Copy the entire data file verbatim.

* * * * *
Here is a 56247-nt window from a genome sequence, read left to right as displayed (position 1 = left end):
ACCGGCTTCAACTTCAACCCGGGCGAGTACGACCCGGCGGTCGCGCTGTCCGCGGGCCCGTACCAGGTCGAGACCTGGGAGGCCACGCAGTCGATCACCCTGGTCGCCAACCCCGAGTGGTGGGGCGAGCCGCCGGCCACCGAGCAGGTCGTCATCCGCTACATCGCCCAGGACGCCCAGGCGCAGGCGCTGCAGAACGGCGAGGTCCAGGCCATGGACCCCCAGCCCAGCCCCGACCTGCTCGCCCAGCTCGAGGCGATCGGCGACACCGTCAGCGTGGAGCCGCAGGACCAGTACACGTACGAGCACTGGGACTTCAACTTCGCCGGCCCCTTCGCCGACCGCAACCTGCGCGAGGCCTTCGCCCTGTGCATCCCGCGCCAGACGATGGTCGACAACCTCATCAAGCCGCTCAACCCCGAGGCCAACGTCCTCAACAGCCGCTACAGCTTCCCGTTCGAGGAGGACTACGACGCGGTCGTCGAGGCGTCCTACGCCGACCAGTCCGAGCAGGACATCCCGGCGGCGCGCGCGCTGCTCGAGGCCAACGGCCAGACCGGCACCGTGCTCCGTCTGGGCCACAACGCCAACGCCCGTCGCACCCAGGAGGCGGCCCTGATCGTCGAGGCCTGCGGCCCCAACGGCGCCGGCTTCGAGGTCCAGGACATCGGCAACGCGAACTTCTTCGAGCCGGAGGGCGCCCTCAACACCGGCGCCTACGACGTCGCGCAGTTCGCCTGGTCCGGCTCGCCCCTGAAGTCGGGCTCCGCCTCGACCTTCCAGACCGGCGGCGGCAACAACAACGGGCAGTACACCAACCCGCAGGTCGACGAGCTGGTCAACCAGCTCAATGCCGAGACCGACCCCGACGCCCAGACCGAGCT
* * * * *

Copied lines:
Here is a 56247-nt window from a genome sequence, read left to right as displayed (position 1 = left end):
ACCGGCTTCAACTTCAACCCGGGCGAGTACGACCCGGCGGTCGCGCTGTCCGCGGGCCCGTACCAGGTCGAGACCTGGGAGGCCACGCAGTCGATCACCCTGGTCGCCAACCCCGAGTGGTGGGGCGAGCCGCCGGCCACCGAGCAGGTCGTCATCCGCTACATCGCCCAGGACGCCCAGGCGCAGGCGCTGCAGAACGGCGAGGTCCAGGCCATGGACCCCCAGCCCAGCCCCGACCTGCTCGCCCAGCTCGAGGCGATCGGCGACACCGTCAGCGTGGAGCCGCAGGACCAGTACACGTACGAGCACTGGGACTTCAACTTCGCCGGCCCCTTCGCCGACCGCAACCTGCGCGAGGCCTTCGCCCTGTGCATCCCGCGCCAGACGATGGTCGACAACCTCATCAAGCCGCTCAACCCCGAGGCCAACGTCCTCAACAGCCGCTACAGCTTCCCGTTCGAGGAGGACTACGACGCGGTCGTCGAGGCGTCCTACGCCGACCAGTCCGAGCAGGACATCCCGGCGGCGCGCGCGCTGCTCGAGGCCAACGGCCAGACCGGCACCGTGCTCCGTCTGGGCCACAACGCCAACGCCCGTCGCACCCAGGAGGCGGCCCTGATCGTCGAGGCCTGCGGCCCCAACGGCGCCGGCTTCGAGGTCCAGGACATCGGCAACGCGAACTTCTTCGAGCCGGAGGGCGCCCTCAACACCGGCGCCTACGACGTCGCGCAGTTCGCCTGGTCCGGCTCGCCCCTGAAGTCGGGCTCCGCCTCGACCTTCCAGACCGGCGGCGGCAACAACAACGGGCAGTACACCAACCCGCAGGTCGACGAGCTGGTCAACCAGCTCAATGCCGAGACCGACCCCGACGCCCAGACCGAGCT